form wrote:What would you translate rupa as in this case?SamKR wrote:Rupa as mere body is an unfortunate translation/interpretation.
I would say that the whole world, not merely the body, not merely the heart, as "seat of consciousness".
(This statement is intended to be interpreted in a specific way.)
Rupa is what/how something appears (form), and Nama is the name or label to single out that Rupa. For example, take a rectangular table. "Table" is a Nama, and the solid rectangular shape or form is a Rupa.Javi wrote: Interesting, can you elaborate? In what way is the whole world the seat of consciousness?
Now, Nama depends upon how it appears (Rupa); if it appears differently then it could be named as a "Chair" or something else. Also, Rupa depends upon how it is singled out (Nama); if it is labeled or singled out or demarcated differently then whole appearance is different.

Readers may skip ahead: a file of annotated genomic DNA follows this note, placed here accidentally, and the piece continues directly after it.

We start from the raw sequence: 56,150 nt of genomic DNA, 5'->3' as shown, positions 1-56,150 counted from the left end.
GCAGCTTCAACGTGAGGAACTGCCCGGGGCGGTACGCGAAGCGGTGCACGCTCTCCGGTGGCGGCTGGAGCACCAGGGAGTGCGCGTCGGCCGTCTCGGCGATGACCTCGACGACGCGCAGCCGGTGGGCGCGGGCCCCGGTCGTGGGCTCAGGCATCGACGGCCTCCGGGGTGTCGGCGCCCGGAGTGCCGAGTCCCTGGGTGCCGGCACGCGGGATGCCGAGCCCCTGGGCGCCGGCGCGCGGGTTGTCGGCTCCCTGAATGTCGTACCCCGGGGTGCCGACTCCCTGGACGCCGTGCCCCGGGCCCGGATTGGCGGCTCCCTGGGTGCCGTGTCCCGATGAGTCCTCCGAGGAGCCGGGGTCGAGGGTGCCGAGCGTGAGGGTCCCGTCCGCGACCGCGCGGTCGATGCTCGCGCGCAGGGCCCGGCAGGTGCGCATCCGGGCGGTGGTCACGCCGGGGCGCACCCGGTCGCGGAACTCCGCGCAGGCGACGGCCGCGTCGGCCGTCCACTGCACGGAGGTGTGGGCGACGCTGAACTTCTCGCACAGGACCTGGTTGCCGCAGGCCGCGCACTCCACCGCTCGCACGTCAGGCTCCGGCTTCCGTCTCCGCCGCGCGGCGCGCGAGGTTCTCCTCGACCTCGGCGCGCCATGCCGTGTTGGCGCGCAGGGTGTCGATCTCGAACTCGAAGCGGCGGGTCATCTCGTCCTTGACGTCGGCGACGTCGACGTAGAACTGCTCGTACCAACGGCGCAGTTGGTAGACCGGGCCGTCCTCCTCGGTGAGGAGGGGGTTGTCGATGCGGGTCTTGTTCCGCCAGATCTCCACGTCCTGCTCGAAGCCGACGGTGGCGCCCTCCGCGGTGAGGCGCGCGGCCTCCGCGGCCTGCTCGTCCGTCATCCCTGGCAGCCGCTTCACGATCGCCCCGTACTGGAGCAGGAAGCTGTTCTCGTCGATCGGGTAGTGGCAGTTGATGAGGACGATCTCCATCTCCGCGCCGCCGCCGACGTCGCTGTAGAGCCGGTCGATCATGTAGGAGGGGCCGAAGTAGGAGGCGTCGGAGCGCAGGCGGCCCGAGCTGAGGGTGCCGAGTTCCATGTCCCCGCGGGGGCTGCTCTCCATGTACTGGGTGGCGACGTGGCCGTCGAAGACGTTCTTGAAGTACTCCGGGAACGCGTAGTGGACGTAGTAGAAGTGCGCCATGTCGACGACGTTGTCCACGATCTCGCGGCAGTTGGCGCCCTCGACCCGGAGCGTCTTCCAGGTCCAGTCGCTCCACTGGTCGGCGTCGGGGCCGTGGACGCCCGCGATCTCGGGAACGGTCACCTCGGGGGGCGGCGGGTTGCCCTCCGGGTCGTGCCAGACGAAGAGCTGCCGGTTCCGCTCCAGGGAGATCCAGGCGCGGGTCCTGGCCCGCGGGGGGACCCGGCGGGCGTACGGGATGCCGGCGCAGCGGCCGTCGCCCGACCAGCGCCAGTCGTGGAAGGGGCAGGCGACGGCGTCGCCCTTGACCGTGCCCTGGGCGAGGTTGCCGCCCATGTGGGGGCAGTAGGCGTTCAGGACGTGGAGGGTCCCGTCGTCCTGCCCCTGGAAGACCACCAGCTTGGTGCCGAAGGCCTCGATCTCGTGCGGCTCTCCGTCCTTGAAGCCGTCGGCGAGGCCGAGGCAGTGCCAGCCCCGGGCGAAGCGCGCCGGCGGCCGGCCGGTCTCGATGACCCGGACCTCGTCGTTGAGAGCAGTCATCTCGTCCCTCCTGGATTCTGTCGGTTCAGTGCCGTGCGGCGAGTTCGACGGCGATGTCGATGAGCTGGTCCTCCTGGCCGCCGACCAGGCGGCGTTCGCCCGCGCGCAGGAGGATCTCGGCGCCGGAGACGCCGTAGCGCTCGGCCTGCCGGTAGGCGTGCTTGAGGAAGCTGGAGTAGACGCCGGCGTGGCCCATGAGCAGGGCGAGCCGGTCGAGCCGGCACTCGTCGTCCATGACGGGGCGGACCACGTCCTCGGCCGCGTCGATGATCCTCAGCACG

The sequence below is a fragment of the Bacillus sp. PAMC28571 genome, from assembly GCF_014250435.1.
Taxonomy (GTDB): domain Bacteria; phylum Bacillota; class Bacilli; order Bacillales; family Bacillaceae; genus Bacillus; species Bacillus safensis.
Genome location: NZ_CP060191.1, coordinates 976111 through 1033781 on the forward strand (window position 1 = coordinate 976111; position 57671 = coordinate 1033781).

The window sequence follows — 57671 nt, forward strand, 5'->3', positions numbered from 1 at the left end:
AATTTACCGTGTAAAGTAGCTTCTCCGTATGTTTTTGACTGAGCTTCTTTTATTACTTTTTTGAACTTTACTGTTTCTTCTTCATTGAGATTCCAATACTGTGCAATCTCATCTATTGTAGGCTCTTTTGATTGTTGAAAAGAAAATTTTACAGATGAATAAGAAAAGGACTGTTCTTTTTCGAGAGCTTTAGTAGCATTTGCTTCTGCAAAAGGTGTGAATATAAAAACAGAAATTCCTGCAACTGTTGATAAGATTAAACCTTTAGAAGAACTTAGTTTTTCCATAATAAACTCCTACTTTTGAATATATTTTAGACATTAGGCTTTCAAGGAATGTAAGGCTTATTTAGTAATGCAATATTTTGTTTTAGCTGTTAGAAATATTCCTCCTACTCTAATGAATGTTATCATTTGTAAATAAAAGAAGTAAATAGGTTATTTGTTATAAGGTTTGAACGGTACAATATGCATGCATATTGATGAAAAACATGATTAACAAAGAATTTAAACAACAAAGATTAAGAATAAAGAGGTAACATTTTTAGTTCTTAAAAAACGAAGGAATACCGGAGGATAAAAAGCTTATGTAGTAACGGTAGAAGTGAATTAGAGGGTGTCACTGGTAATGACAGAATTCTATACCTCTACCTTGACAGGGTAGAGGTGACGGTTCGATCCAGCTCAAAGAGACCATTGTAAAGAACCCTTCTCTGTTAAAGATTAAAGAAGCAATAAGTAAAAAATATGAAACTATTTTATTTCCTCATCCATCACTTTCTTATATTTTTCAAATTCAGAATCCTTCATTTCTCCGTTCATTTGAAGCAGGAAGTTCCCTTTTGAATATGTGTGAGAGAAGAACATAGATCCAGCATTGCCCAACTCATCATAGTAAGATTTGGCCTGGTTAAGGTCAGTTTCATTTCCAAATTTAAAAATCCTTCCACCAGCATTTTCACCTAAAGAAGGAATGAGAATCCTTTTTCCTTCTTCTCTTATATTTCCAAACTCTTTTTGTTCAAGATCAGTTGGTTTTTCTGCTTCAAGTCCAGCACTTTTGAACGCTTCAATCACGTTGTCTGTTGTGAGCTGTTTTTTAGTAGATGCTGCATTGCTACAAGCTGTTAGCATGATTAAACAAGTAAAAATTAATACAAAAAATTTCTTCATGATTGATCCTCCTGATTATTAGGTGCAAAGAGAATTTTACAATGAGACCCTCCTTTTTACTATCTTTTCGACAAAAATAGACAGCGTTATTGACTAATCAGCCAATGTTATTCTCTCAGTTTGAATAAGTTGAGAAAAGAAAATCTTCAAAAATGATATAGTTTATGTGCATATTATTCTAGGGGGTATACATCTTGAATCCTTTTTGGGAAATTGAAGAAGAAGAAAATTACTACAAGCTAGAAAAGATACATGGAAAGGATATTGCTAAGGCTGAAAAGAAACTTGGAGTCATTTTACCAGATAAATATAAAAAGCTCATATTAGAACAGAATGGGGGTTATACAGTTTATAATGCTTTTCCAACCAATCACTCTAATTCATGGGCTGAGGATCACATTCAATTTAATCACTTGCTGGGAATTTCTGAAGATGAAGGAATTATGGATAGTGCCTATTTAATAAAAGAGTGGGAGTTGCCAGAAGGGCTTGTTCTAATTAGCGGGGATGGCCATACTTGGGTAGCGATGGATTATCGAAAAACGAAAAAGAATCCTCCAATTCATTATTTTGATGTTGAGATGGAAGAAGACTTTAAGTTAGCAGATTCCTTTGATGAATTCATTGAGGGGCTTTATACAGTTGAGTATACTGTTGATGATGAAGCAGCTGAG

Both Nama and Rupa depend upon Vinnana or discriminatory-knowing for their presence; and conversely Vinnana depends upon there being something (Nama-Rupa) diverse to be known.
Hence both Nama and Rupa cannot be outside the domain of Vinnana - and therefore the interpretation of Rupa as physical matter that is outside the domain of consciousness cannot be the accurate interpretation. Whatever is there in the world or as the world, is Nama-Rupa that is discovered or known due to Vinnana, and whatever knowing (Vinnana ) there is, is rooted in Nama-Rupa.
(That's just my understanding.)
This very question appears to be based on quite different understanding/interpretation already. Based on the understanding/interpretation I presented above, I don't want to say "rocks and sand are conscious" but I would say rocks, sand, ants, grass/shrubs (nama-rupa) depend upon consciousness (vinnana).Javi wrote: Clearly you don't feel pain when you step on ants or walk over grass/shrubs and crush their stems. Are rocks and sand conscious?